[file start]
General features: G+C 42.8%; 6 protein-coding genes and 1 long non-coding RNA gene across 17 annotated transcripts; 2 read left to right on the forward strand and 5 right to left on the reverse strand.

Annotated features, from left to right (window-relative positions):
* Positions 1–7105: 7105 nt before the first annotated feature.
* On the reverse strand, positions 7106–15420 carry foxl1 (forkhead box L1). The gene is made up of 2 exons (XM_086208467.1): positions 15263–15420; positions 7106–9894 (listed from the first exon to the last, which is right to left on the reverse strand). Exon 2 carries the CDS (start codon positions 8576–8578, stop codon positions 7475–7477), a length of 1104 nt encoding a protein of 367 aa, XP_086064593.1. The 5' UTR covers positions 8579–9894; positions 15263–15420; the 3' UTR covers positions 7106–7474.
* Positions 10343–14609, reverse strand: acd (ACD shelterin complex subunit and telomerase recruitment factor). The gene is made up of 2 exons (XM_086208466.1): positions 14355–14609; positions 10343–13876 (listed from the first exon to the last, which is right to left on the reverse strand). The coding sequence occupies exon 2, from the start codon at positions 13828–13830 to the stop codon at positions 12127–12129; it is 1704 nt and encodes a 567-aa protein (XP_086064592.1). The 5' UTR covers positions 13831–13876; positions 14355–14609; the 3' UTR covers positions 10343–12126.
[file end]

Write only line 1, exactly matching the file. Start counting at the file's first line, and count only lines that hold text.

General features: G+C 42.8%; 6 protein-coding genes and 1 long non-coding RNA gene across 17 annotated transcripts; 2 read left to right on the forward strand and 5 right to left on the reverse strand.